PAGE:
What’s in a name?
Three established businessmen are about to find out.
Recently, Peabody’s Wine and Beer Merchants owners Jeff Collins and Gregg Parsons, along with Sam Parker, owner of Our Daily Bread, embarked on an enterprise to create a convenience store to better serve downtown Boone.
To add the community to the mix, the trio has challenged college students and permanent residents alike to come up with a unique and all encompassing name for the new store, which will be located in the basement of Shoppes at Farmers Hardware, near the intersection of Depot and King streets.
Whoever comes up with the most clever or catchy name will win $200.
The men began throwing around the idea of a multi-purpose store a couple years ago, while kicking around dust in the vacant downstairs portion of the more than 100-year-old building.
Looking at the needs, as well as wants, of the local populace, the idea of a provisions-based convenience store began to morph into a customer-driven general store that will stock and carry a little bit of everything — if it’s in demand.
“This off-the-wall idea came to mind and came to fruition with the help (of Collins and Parsons),” Parker said.
Parsons said he sees the business group as “like-minded people who have started a business for the betterment of Boone.”
When asked to pinpoint a more concise list of provisions, Parker replied, “Just a little bit of everything.”
The store’s proximity to campus and other Main Street mainstays make it the ideal stopgap for customers who might need a bag of potato chips, milk or a six-pack of craft IPA or vintage wine. Instead of backtracking toward a grocery store on U.S. 421 or Blowing Rock Road, a patron who is already in downtown Boone can walk to the conveniently located store just off King Street.
“Just look at it,” Parsons said. “We are at the biggest intersection in town with all of these well-established businesses, including Black Cat, Magic Cycles, Farmers Ski, Footsloggers, Mast Store and many more.”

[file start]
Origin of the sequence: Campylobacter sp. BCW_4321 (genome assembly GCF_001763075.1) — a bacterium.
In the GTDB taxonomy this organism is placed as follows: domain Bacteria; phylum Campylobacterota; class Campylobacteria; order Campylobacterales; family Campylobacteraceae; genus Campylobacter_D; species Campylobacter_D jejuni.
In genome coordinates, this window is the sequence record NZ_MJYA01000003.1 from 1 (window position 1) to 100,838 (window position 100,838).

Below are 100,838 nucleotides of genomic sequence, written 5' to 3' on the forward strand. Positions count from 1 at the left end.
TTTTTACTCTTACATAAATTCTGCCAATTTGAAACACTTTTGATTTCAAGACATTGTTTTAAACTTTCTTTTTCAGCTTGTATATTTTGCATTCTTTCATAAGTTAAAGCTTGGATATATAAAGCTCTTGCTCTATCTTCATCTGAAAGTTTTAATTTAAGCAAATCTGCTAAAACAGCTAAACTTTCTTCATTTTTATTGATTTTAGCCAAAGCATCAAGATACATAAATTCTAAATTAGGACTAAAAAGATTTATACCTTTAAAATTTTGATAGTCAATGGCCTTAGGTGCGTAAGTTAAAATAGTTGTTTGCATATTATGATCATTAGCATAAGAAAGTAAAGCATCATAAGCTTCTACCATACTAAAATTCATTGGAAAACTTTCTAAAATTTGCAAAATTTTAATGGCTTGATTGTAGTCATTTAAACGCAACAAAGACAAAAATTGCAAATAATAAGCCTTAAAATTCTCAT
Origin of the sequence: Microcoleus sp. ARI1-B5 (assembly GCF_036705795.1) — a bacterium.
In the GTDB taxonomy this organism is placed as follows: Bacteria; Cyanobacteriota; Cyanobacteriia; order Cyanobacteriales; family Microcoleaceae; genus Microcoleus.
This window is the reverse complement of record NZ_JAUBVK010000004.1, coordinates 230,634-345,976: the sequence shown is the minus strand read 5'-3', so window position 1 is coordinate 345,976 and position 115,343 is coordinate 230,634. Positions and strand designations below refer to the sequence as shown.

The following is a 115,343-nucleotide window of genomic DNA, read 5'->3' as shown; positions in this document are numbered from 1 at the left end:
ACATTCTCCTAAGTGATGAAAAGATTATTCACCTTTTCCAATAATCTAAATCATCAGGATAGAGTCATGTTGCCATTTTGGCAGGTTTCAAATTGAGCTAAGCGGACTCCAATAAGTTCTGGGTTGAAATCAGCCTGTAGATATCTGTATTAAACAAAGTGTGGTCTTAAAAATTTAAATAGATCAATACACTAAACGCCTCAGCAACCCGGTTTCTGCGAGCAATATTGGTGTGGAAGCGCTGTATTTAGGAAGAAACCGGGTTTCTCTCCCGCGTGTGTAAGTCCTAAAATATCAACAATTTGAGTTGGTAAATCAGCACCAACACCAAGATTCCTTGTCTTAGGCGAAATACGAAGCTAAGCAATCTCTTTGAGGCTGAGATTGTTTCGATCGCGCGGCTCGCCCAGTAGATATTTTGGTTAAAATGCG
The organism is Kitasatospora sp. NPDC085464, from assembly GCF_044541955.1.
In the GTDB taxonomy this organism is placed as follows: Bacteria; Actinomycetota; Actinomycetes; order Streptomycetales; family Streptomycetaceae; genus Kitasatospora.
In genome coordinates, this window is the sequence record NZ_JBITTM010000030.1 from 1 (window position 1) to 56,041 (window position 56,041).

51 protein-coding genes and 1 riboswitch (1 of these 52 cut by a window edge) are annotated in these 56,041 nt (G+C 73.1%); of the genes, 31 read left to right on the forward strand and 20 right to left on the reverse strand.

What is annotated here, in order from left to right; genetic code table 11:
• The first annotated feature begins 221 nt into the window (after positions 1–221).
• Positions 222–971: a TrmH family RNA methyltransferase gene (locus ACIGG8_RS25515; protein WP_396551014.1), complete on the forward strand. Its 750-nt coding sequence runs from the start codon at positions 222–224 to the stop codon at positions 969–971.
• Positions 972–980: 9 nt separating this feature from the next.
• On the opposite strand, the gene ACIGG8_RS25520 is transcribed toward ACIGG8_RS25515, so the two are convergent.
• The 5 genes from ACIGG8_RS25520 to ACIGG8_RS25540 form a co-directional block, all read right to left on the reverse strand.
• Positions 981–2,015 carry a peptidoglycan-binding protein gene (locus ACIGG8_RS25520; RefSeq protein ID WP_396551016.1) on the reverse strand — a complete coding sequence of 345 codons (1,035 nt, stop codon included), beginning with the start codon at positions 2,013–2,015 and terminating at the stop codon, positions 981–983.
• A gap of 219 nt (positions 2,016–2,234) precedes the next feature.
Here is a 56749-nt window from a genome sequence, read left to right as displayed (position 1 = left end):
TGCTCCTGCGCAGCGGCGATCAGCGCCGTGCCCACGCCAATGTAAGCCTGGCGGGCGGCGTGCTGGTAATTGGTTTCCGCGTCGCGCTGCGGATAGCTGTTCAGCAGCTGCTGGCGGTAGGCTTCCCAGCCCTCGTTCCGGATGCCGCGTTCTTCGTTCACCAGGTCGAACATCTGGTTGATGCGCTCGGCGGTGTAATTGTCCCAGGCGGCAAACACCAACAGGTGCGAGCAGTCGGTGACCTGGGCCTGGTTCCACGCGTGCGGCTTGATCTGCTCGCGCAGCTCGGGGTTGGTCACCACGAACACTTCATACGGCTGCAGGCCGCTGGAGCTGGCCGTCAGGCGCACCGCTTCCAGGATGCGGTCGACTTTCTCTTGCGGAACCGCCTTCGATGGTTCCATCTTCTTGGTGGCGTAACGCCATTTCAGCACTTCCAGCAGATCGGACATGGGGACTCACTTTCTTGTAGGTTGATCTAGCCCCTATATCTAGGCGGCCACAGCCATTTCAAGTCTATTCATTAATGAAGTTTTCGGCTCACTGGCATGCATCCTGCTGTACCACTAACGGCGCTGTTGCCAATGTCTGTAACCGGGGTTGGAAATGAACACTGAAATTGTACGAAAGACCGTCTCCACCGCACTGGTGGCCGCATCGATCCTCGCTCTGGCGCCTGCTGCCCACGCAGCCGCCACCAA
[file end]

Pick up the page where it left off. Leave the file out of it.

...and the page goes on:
The buildup of Appalachian State University and arrival of niche businesses have fueled the need for the store, as well.
“Over the last 15 years, Depot Street has really evolved,” Parker said. “We’ve seen a lot of new, viable businesses.”
Another strong selling point for the store will be the multiple points of entry — one on King Street and the other on the upper half of Depot.
“We will also have the luxury of gaining clientele by having customers from upstairs coming down,” Collins said.
The interior of the store will hopefully match the charm of the store’s overreaching mission, he said. Already, the men have preserved the rustic décor of the basement store by highlighting its early 20th-century look and feel, while emphasizing the original chestnut beams.
Currently, the businessmen are hoping to have a name for the store by the end of this month and are aiming for an April 1 opening.
To come up with your own original name proposal for the store or to offer feedback for what type of items you would like to see at the store, visit http://www.comingsoonboone.com/time-closing.